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MENTOR, Ohio – April 30, 2021 – In recognition of May as Skin Cancer Awareness Month, Avery Dennison encourages its employees, dealers, customers, friends, and communities to become more aware of the dangers of skin cancer, its causes, and ways to prevent it. Skin Cancer Awareness Month is an initiative of the nonprofit Skin Cancer Foundation, which for more than 40 years has been helping people understand the importance of skin cancer prevention, early detection and prompt, effective treatment.
With over 5 million cases diagnosed in the United States each year, skin cancer is America’s most common cancer, according to the Skin Cancer Foundation website.* More people are diagnosed with skin cancer each year in the U.S. than all other cancers combined. Fortunately, skin cancer is also one of the most preventable forms.
As a primer, it is important to understand the two types of ultraviolet (UV) sun rays that reach the earth's surface: UVA and UVB.
UVA rays have longer wavelengths. They penetrate deeper into the skin and damage the fibers called elastin. It is because of these rays that your skin loses its elasticity, sags, stretches, bruises more easily, and ages prematurely.
UVB rays are the primary cause of sunburns. They damage the DNA in your skin's cells. To help with the healing process your body floods the damaged area with blood, resulting in the red skin and painful inflammation. Having five or more sunburns doubles your risk for melanoma, the most-deadly form of skin cancer.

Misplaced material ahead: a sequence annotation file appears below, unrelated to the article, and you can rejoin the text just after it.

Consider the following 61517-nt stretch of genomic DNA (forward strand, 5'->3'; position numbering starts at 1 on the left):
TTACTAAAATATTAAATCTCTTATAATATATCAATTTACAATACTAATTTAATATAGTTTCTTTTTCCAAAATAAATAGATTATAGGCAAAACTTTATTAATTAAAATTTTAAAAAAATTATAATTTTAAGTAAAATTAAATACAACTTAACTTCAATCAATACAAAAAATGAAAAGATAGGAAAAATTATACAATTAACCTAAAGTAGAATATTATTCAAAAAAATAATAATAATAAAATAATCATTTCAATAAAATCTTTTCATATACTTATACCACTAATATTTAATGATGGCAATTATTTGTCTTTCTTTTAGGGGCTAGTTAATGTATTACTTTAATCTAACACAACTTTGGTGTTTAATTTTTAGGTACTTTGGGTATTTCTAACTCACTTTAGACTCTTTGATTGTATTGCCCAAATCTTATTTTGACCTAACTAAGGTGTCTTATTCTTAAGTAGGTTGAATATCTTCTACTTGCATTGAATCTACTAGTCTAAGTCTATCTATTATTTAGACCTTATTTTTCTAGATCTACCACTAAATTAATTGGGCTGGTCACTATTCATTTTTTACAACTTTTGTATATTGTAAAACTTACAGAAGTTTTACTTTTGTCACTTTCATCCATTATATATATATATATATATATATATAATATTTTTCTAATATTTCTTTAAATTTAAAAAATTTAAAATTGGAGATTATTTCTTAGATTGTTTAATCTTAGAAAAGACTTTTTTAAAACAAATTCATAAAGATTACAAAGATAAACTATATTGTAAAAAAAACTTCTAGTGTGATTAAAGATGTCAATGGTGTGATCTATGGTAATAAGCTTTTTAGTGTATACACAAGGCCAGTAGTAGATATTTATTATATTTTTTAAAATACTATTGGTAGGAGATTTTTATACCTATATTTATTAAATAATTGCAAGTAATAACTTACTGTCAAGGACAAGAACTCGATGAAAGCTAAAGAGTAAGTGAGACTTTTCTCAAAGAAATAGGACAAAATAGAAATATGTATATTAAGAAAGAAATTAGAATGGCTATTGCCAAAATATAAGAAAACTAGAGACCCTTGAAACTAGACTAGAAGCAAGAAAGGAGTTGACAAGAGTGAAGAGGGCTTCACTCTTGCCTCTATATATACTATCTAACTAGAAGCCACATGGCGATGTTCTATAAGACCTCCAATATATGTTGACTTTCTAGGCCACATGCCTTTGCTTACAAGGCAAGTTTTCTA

All about prevention
“Ultraviolet radiation from the sun isn’t just dangerous, it’s also sneaky,” the Foundation advises on its website. “It reaches you even when you’re trying to avoid it – penetrating clouds and glass, and bouncing off snow, water and sand. What’s more, sun damage accumulates over the years, from prolonged outdoor exposure to simple activities like walking the dog, going from your car to the store, and bringing in the mail.”
That’s why preventing skin cancer by protecting yourself completely requires a comprehensive approach. Here are the Skin Cancer Foundation’s recommendations from its website:
Avoid prolonged exposure to the sun especially between 10 a.m. and 4 p.m.
If you are outside, cover up with sun-protective clothing, including a broad-brimmed hat and UV-blocking sunglasses.
Don’t get sunburned.
Avoid tanning and never use UV tanning beds.
Liberally apply a broad-spectrum (UVA/UVB) sunscreen with an SPF of 15 or higher every day. For extended outdoor activity, use a water-resistant, broad-spectrum (UVA/UVB) sunscreen with an SPF of 30 or higher over your entire body. Reapply every two hours after swimming or excessive sweating.
Keep infants out of the sun for the first six months rather than using sunscreen on their sensitive skin. Clothing should cover babies’ vulnerable arms and legs, and don’t forget to use hats, sunglasses, and stroller shades.
Examine your skin head-to-toe every month.
See a dermatologist at least once a year for a professional skin exam.